Introduction to special issueThe Science of Inequality

What the numbers tell us

Science  23 May 2014:
Vol. 344, Issue 6186, pp. 818-821
DOI: 10.1126/science.344.6186.818

In 2011, the wrath of the 99% kindled Occupy movements around the world. The protests petered out, but in their wake an international conversation about inequality has arisen, with tens of thousands of speeches, articles, and blogs engaging everyone from President Barack Obama on down. Ideology and emotion drive much of the debate. But increasingly, the discussion is sustained by a tide of new data on the gulf between rich and poor.

This special issue uses these fresh waves of data to explore the origins, impact, and future of inequality around the world. Archaeological and ethnographic data are revealing how inequality got its start in our ancestors (see pp. 822 and 824). New surveys of emerging economies offer more reliable estimates of people's incomes and how they change as countries develop (see p. 832). And in the past decade in developed capitalist nations, intensive effort and interdisciplinary collaborations have produced large data sets, including the compilation of a century of income data and two centuries of wealth data into the World Top Incomes Database (WTID) (see p. 826 and Piketty and Saez, p. 838).

It is only a slight exaggeration to liken the potential usefulness of this and other big data sets to the enormous benefits of the Human Genome Project. Researchers now have larger sample sizes and more parameters to work with, and they are also better able to detect patterns in the flood of data. Collecting data, organizing it, developing methods of analysis, extracting causal inferences, formulating hypotheses—all of this is the stuff of science and is more possible with economic data than ever before. Even physicists have jumped into the game, arguing that physical laws may help explain why inequality seems so intractable (see p. 828).

PHOTO: STEVE RAYMER/CORBIS

In the United States, the new information suggests a wide rift between top and bottom. Tax data from the WTID suggest that today the top 1% control nearly 20% of U.S. income, up from about 8% in the 1970s. But inequality is increasing within the 99%, too, as a consequence of a growing premium on college and postgraduate education: The fates of the tech-savvy worker at Google and the blue-collar employee at General Motors have been decoupled (see Autor, p. 843). According to surveys by the Census Bureau, in 2012 the richest 20% of Americans enjoyed more than 50% of the nation's total income, up from 43% in 1967. The middle 20%—the actual middle class—received only about 14% of all income, and the poorest got a mere 3% (see p. 820).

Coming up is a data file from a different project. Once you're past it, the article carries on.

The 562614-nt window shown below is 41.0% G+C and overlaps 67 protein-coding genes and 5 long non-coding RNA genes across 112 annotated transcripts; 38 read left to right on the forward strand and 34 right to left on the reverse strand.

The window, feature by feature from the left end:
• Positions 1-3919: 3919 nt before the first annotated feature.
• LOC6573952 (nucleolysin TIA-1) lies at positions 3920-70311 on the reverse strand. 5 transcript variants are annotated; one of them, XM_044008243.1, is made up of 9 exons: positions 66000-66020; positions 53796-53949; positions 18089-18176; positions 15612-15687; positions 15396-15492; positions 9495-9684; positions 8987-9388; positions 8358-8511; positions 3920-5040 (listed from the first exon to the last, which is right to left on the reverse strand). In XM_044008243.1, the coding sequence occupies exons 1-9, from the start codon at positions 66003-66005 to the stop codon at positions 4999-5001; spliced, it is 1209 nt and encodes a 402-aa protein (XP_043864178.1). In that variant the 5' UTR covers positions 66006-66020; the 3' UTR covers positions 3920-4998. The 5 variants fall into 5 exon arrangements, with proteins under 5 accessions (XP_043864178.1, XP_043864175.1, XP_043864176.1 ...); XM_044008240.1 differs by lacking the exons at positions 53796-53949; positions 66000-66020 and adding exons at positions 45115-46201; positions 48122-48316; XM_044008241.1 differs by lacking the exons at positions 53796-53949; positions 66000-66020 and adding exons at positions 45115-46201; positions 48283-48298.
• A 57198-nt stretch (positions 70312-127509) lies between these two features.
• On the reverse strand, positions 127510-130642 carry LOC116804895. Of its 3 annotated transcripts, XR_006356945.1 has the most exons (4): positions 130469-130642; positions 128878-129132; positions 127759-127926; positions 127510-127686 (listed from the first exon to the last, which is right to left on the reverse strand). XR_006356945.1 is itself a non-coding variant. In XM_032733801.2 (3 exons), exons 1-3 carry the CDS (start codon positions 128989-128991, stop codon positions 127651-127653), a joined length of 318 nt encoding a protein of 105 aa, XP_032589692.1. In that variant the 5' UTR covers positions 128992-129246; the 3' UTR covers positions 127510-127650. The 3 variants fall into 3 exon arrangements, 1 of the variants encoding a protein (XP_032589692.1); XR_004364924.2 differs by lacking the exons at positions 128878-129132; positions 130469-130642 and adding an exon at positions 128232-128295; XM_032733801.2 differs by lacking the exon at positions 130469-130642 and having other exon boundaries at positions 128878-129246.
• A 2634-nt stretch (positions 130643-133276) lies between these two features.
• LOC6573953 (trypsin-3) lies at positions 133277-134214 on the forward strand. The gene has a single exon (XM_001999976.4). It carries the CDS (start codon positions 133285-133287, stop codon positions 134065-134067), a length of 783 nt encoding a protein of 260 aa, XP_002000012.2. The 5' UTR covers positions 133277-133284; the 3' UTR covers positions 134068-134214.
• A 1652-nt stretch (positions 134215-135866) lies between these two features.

Flip to a world map, and America's inequality, despite reaching levels last seen in the Gilded Age, turns out to be far from extreme. Many nations, especially emerging economies, have even larger chasms between the super-rich and the poor. One widely used metric, the Gini coefficient, estimates inequality as an index between 0—at which point everyone has exactly equal incomes—to 1, in which a single person takes all the income and the rest get nothing. The U.S. Gini, at 0.40 in 2010, seems relatively high compared with, for example, Japan at 0.32. But South Africa is a sky-high 0.7.

Many assume that governments in emerging economies have chosen to favor growth even at the cost of inequality on the grounds that “a rising tide lifts all boats.” But evidence that this trade-off is necessary is sparse, and recent data show that policies to reduce inequality need not stymie growth (see Ravallion, p. 851).

What of those at the bottom? Research has established a base of knowledge about the harmful effects of disadvantageous circumstances on education and health. These influences can begin early in life, even prenatally (see Aizer and Currie, p. 856). But researchers are still exploring whether the stress of being low-ranked itself adds to the poor's burden, causing illness and even early death (see p. 829). In addition, psychological mechanisms may spur a negative feedback loop in which poor individuals behave in ways that help keep them poor (see Haushofer and Fehr, p. 862).

Harsh as life can be for those at the bottom, the opportunity to move up the ladder can compensate. Newly available data from taxes and other records promise to yield insights into intergenerational mobility, in which children advance from their parents' socioeconomic status. But so far, researchers have a relatively limited view of how and why people move into different social, as well as economic, classes (see p. 836 and http://scim.ag/sci_inequality; also see Corak, p. 812).

Few would deny that excessive inequality can be unhealthy for societies and economies, but the new data don't pinpoint a desirable level. They do show that the forces that foster inequality—from the patchy distribution of resources among ancient hunter-gatherers to the sheer earning power of capital today—are many and potent. It is up to society to decide whether, and how, to restrain them (see p. 783).

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